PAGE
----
Beijing could not win the trade competition while Trump was seriously committed to upping the ante as necessary to achieve his stated objective of economic rebalancing. With the 2020 election looming, he repeatedly gloated about how well the U.S. economy was doing in contrast to China’s, often hastening to add that it was not his intent to hurt Chinese prosperity, just to even the bilateral playing field.
Nor did Trump ever publicly discuss the political ramifications of economic restructuring for China — on the contrary, he expressed admiration for Chinese leader Xi Jinping’s hold on power.
But Xi certainly knew the domestic political stakes of economic concessions to Washington, so he and his colleagues undoubtedly saw U.S. motives differently from Trump’s assurances. Having spent decades accusing the West of “containment,” “encirclement,” and “keeping China down,” they now confronted a substantive basis for such accusations — against the party-state, rather than the Chinese people.
Beijing’s response options were limited. Converting the confrontation into an actual shooting war would have been catastrophic for China, destroying all that its leaders had been building for 70 years.
Enter the coronavirus, what Chinese authorities originally called the “Wuhan virus” and “Wuhan pneumonia.” The most innocent explanation for its arrival was that it was a case of remarkable serendipity for China. Western countries clearly were unprepared, despite the experience of previous deadly China-origin outbreaks. Their economies suffered immediate and drastic dislocation throughout 2020 and into 2021.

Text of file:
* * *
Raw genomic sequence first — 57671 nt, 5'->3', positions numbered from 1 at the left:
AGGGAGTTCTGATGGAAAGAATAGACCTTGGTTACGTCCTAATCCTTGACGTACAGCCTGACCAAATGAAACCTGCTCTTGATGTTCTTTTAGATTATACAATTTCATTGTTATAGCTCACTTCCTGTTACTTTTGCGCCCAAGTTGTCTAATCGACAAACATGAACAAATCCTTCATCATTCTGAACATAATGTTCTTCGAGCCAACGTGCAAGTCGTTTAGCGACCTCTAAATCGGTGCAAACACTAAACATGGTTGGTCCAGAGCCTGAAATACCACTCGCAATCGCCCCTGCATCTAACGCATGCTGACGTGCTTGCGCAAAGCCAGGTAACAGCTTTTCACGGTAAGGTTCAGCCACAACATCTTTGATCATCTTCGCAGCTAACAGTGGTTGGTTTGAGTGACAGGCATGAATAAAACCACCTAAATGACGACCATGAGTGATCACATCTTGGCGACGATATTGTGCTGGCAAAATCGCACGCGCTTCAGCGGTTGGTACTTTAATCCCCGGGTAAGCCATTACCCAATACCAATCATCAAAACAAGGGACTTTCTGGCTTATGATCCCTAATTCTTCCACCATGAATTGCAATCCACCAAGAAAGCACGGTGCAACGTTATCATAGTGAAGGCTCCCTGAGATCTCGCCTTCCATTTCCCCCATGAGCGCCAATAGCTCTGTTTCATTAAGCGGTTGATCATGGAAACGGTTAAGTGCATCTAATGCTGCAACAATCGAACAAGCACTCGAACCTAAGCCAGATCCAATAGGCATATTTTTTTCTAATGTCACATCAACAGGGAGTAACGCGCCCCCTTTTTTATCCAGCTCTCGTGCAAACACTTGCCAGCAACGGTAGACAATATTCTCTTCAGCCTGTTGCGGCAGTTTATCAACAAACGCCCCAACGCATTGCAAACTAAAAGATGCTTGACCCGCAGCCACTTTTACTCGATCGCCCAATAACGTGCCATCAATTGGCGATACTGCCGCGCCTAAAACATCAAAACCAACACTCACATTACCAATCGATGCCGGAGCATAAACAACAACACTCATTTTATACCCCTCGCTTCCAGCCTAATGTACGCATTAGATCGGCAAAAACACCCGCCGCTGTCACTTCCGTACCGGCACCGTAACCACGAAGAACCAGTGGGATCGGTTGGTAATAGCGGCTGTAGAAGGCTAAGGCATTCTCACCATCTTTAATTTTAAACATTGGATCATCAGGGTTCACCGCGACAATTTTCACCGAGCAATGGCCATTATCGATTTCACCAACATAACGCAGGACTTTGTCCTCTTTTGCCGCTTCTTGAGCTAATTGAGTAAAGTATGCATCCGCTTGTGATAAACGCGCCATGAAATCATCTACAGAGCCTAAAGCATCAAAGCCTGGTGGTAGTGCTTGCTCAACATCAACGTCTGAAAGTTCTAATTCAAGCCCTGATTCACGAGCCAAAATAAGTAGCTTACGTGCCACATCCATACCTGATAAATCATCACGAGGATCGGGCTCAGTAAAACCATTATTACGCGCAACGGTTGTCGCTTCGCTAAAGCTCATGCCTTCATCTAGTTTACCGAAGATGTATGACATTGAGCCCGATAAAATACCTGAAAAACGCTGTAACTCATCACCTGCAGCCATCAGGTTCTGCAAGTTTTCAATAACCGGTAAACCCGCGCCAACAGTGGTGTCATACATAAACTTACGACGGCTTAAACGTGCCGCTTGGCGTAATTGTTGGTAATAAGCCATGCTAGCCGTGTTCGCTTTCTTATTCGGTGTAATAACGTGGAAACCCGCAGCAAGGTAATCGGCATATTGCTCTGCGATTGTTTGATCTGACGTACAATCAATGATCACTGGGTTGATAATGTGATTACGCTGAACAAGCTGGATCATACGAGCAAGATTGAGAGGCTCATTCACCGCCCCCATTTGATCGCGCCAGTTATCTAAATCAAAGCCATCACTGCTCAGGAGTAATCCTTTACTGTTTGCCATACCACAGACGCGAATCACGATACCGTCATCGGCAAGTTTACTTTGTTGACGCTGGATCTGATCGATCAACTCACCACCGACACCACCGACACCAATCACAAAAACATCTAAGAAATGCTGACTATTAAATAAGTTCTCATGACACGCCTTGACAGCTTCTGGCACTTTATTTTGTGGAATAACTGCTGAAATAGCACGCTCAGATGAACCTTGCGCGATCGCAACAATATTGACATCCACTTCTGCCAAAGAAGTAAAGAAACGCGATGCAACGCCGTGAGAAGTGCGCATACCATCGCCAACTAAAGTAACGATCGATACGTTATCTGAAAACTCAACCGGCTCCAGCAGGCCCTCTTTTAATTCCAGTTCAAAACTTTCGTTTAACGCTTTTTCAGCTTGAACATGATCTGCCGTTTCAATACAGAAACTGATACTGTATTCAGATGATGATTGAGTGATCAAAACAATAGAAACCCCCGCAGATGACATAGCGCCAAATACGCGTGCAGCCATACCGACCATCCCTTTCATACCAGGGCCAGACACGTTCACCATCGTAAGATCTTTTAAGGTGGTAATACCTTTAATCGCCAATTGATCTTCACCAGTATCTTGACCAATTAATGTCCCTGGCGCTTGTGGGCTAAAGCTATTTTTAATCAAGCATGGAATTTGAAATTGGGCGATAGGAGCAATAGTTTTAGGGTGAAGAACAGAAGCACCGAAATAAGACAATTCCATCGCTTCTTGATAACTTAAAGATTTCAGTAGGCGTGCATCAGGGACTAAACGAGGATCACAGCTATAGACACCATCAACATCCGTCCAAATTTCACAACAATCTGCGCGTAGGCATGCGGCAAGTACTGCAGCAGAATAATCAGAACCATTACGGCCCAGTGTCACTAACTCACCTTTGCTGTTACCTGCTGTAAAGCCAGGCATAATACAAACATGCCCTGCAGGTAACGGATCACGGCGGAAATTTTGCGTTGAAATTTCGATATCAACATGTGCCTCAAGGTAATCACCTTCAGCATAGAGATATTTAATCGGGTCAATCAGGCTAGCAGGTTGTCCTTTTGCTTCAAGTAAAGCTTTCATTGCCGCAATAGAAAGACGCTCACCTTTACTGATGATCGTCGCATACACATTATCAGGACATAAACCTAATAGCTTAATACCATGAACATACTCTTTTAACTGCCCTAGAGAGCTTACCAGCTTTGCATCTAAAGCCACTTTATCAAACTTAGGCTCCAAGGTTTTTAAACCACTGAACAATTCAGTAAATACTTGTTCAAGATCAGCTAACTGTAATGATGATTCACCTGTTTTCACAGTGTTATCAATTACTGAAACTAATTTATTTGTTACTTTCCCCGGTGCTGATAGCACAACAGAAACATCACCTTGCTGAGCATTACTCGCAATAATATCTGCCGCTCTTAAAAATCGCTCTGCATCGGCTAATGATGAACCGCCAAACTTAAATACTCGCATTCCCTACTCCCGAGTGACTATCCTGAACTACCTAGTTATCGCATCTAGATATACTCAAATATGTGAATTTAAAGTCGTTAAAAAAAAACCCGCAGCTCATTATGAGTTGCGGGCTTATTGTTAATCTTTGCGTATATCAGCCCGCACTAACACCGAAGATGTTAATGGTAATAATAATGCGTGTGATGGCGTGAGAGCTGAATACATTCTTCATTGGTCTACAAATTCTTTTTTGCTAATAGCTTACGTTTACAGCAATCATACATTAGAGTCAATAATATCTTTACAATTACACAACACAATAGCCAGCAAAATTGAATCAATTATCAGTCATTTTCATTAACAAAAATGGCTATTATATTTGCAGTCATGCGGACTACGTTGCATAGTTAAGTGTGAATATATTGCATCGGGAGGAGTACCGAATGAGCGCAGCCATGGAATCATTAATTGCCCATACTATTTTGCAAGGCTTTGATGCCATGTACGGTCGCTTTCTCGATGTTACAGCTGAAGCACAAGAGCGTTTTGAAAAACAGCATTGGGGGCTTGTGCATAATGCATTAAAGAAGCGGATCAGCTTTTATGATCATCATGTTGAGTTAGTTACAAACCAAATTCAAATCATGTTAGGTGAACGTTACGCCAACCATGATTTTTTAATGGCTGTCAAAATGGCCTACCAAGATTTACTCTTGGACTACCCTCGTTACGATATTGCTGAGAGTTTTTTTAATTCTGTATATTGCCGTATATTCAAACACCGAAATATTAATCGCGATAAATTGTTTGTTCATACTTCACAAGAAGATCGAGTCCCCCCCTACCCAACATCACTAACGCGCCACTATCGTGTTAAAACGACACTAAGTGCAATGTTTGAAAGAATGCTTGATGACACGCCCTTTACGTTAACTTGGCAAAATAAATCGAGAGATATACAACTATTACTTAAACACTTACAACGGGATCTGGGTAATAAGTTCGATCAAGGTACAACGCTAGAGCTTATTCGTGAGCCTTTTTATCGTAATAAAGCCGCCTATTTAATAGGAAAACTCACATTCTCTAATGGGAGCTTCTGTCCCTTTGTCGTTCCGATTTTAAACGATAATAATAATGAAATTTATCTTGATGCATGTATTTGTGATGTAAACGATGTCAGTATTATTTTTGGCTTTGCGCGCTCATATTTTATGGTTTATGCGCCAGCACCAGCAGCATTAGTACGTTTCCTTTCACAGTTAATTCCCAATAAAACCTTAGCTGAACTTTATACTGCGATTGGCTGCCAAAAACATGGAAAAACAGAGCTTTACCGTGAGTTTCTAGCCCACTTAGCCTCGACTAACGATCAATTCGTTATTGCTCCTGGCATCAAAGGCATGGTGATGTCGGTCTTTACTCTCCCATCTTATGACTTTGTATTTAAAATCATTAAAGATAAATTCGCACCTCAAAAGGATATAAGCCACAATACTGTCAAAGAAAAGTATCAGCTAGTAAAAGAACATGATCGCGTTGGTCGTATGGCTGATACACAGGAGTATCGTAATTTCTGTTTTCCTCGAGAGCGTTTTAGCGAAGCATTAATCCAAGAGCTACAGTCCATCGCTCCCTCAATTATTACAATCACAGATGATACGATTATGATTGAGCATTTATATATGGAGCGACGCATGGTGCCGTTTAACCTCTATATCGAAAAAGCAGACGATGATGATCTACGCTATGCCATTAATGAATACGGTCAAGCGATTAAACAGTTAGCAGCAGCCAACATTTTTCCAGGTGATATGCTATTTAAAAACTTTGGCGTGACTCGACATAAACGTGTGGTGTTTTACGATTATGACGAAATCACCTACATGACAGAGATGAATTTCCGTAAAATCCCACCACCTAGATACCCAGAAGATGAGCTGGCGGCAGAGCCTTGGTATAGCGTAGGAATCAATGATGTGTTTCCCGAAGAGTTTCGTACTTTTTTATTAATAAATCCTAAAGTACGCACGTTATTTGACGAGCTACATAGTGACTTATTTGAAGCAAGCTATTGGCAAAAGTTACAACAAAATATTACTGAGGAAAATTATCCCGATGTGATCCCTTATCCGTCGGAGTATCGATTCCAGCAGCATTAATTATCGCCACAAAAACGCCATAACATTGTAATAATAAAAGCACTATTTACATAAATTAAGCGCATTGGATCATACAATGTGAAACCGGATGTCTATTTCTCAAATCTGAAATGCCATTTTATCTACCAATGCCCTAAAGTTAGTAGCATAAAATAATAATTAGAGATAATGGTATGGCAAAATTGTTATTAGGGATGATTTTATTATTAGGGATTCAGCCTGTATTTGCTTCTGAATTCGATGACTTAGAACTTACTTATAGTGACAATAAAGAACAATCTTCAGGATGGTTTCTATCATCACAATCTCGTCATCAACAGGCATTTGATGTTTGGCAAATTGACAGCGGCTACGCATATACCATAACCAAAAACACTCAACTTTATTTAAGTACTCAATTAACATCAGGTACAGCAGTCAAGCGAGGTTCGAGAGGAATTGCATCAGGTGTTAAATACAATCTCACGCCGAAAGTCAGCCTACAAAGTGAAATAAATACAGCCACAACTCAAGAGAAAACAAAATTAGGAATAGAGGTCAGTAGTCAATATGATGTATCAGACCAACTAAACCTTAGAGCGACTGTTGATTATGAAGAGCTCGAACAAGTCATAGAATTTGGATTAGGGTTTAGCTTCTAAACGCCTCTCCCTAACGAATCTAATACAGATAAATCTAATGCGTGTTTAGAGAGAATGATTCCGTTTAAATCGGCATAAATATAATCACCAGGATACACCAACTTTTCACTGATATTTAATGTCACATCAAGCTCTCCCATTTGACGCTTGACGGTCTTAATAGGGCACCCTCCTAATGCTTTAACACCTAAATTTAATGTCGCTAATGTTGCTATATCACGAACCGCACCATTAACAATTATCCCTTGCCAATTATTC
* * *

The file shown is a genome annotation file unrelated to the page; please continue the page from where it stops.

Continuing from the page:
The wound to the U.S. economy put a stop to Trump’s advantage in the competitive dynamic and alleviated the immediate economic threat to China. The longer-term danger was deferred indefinitely, perhaps permanently. And the dreaded domestic political reforms suddenly receded from the horizon; China’s immediate America problem was once again tractable.
A second Trump term almost certainly would have meant the revival of what Beijing clearly saw as an anti-China agenda. By contrast, the expected return of the Clinton-Obama foreign policy under Joe Biden promised a much more inviting scenario, potentially reversing Trump’s tougher approach. Beijing made clear its preference for the Biden-Harris ticket.